"The Cravin’ Bacon Walk is a great way to explore Downtown Braselton, finish up holiday shopping or just have a fun night on the town with friends," town leaders said. "Squealer Tickets will include a map of trough stop locations where walkers will pick up a delicious bacon treat from each participating business. All walkers will be eligible for a bacon themed gift basket drawing to be held the following day."
This year's event is planned Thursday, Dec. 3, from 4-9 p.m. in downtown Braselton.
The cost is $35 per person and participants should be at least 16 years old.
VIP tickets are also available and include bourbon tastings.
"In addition to receiving the delicious bacon bites at each trough stop, VIP tickets will include special access to our bourbon tasting rooms where they will get samples from some of the finest distilleries around," town leaders said.
VIP tickets are $75 per person. VIP's must be at least 21 years of age and present a valid ID at check in. They will also receive a souvenir tasting glass.
This is a rain or shine event and there are no refunds.
Tickets available at https://www.eventbrite.com/e/braselton-cravin-bacon-walk-tickets-120273325755.
Braselton leaders recently gave the go-ahead on a road naming and addressing ordinance, along with a handful of other routine items.
The Braselton Town Council voted Nov. 9 to approve the road ordinance.
Town manager Jennifer Scott said the town is currently in the service delivery strategy process with Jackson County and that the county requested Braselton approve a uniform addressing and road naming ordinance. Since Braselton is located in four counties, the town's ordinance is modified for that four-county area.
The ordinance formalizes the town's existing process for naming roads (ensuring any road in town doesn't exist anywhere else in the four counties; naming streets after a person; road name changes; etc.).
“It meets all the county requirements,” Scott said. “It also kind of makes the process that we’ve been doing all along actually get put into an ordinance so that it’s very clear.”
Other items approved at Braselton's Nov. 9 meeting were:
•an amendment to the town’s development code, adopting a state model ordinance on stormwater management.
•an alcoholic beverage license for Colleen Marie Hunter Lyons for Longhorn Steakhouse. This is a license-holder change.
•a request from Michael Rotunda to declare surplus .265 acres off Quarry Falls Ln. Since multiple properties are adjacent to the parcel, the town will have to open the public bid process to allow eligible property owners to bid. The council approved the request to declare the property surplus at a minimum of $8,000, the high end of the appraisal.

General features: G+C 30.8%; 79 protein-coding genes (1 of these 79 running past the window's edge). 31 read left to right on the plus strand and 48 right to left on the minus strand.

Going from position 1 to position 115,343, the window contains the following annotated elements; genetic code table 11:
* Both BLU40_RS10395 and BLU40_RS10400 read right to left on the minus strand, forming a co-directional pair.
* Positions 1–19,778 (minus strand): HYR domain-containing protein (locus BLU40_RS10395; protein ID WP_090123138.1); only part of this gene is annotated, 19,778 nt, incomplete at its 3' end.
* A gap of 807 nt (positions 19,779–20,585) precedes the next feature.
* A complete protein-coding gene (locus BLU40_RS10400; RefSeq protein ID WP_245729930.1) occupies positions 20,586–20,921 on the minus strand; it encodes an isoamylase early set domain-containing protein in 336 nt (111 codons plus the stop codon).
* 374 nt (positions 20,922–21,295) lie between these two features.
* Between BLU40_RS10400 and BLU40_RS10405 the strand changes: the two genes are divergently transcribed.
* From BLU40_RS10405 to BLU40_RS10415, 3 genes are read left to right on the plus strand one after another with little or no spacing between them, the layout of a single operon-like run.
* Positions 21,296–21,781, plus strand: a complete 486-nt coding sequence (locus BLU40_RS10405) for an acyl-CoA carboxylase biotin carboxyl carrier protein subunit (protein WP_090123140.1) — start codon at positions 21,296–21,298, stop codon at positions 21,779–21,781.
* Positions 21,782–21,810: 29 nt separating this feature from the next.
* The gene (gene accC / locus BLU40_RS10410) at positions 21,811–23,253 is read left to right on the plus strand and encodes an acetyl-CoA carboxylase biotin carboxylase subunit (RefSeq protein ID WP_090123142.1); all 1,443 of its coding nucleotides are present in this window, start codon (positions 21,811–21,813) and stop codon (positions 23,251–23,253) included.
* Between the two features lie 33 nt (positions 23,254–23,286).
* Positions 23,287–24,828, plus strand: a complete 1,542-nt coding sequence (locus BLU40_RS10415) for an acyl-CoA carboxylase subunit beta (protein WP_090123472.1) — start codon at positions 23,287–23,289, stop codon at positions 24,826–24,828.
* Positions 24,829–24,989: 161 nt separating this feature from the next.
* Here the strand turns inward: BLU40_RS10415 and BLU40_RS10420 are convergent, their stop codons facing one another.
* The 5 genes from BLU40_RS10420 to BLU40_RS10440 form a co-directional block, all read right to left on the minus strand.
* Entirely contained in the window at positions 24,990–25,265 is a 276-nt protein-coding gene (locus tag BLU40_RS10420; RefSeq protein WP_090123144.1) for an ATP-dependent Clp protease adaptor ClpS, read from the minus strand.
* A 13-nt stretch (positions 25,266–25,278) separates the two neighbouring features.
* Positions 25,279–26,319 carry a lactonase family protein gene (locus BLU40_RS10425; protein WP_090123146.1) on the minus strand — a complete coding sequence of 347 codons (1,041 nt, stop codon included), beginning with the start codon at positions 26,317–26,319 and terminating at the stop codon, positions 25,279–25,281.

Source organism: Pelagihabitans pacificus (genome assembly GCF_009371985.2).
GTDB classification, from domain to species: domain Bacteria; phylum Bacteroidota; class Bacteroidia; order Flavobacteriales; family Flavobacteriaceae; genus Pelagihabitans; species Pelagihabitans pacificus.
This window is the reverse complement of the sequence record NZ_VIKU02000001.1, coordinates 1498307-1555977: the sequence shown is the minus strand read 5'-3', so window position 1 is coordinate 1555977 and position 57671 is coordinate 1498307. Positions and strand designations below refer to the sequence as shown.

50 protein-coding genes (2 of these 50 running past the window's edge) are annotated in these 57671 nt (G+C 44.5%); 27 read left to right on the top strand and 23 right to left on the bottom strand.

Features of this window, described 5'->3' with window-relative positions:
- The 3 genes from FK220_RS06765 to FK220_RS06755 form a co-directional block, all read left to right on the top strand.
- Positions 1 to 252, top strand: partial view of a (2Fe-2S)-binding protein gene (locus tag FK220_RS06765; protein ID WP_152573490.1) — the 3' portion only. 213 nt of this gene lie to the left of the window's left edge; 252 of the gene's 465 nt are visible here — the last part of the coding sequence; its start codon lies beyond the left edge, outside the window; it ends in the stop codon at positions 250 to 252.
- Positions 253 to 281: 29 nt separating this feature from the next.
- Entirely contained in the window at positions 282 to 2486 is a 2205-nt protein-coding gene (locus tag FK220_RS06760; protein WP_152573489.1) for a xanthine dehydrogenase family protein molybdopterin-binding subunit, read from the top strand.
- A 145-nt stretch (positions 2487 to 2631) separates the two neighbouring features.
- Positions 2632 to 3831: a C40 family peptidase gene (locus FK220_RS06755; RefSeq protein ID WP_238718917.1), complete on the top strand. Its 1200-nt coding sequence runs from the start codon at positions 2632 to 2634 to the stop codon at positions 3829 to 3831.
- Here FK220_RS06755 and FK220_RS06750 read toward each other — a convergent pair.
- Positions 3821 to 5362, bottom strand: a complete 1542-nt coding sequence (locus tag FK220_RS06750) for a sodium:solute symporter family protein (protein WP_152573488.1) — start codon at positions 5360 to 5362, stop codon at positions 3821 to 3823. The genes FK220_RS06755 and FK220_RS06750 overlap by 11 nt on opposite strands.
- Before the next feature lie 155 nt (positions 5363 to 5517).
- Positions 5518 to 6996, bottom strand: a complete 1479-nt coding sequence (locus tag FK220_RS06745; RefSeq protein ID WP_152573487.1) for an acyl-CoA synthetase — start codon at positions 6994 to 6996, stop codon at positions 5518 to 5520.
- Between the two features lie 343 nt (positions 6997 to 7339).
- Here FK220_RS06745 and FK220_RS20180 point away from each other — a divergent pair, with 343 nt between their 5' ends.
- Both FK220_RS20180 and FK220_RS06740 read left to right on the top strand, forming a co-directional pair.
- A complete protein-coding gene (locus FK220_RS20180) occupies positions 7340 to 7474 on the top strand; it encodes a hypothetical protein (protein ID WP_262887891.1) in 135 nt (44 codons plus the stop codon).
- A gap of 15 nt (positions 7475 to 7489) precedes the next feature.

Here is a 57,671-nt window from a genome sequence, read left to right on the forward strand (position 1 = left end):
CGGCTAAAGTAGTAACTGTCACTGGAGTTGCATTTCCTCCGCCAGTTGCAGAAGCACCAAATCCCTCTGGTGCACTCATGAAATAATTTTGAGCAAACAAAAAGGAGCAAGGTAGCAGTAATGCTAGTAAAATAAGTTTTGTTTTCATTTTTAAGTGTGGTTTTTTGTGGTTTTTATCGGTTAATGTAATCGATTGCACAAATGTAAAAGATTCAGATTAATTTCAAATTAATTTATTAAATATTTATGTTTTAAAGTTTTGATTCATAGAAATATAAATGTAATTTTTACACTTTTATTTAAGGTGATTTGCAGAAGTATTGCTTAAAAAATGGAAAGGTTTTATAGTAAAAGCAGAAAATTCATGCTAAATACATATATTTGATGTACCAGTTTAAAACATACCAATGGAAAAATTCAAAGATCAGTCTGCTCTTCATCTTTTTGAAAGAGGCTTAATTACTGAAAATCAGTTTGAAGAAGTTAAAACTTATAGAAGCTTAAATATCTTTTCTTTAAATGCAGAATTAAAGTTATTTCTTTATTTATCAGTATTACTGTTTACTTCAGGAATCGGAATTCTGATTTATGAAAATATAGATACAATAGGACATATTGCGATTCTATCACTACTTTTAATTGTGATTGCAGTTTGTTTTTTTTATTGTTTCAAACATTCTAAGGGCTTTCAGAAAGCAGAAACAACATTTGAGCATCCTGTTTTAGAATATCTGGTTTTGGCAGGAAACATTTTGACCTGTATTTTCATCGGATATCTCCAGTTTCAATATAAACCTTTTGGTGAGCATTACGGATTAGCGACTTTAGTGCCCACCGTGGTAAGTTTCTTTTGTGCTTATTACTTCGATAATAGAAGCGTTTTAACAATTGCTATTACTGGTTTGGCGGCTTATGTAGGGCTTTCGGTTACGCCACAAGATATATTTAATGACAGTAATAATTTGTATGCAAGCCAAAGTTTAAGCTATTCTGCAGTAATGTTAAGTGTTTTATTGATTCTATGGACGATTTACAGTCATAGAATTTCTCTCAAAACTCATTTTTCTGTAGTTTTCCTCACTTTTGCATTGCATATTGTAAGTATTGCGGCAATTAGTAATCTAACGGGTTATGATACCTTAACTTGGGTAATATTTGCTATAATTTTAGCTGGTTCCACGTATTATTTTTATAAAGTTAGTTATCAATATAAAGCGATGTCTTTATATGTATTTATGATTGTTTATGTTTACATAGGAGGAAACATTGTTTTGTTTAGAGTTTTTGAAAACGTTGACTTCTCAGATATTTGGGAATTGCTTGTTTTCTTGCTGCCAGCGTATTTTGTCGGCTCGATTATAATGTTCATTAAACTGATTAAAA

A Braselton woman faces charges after shooting a man with a BB gun over the weekend, resulting in serious injuries.
Hall County Sheriff's Office deputies arrested April Kathleen Dills, 50, for aggravated assault, aggravated battery and battery for the Saturday, Nov. 7, incident at a house on Daylily Drive. All of the charges are under the Family Violence Act.
Deputies were called around 2:30 p.m. and located Dills, who was with the injured victim, 61, inside of the home. Hall County Fire Services arrived, began caring for the man and transported him to Northeast Georgia Medical Center Gainesville. HCSO detectives also responded to the house and began the investigation.
According to initial details, Dills shot the victim with a pump-action air BB rifle in his chest. Prior to shooting him, Dills hit him in his chest with the rifle. Dills and the victim lived together in the home.
Following her arrest, deputies booked Dills in at the Hall County Jail, where she remained early Monday afternoon with no bond.
The case remains under investigation.
A divided nation has spoken and Democrat Joe Biden will become the 46th president of the United States.
The race was called around noon on Saturday, Nov. 7, as the results in Pennsylvania became clear with Biden taking that battleground state.
The Democratic president-elect has also apparently taken Georgia, although those results aren't yet official.
"Surprisingly, Georgia became a key swing state as well with the results still undecided, but with Biden leading by a few thousand votes in the state, which has been dominated by the GOP for three decades," said Jackson County Democratic Party chairman Pete Fuller. "The Jackson County Democrats are incredibly proud of this state and our role in pushing Georgia into the status of being a blue state. Two years ago a massive organizational effort occurred that laid a good bit of the groundwork for this year. This year, Dems garnered 20.1% of the Jackson County vote, an improvement of 4% from the 2016 16.1%."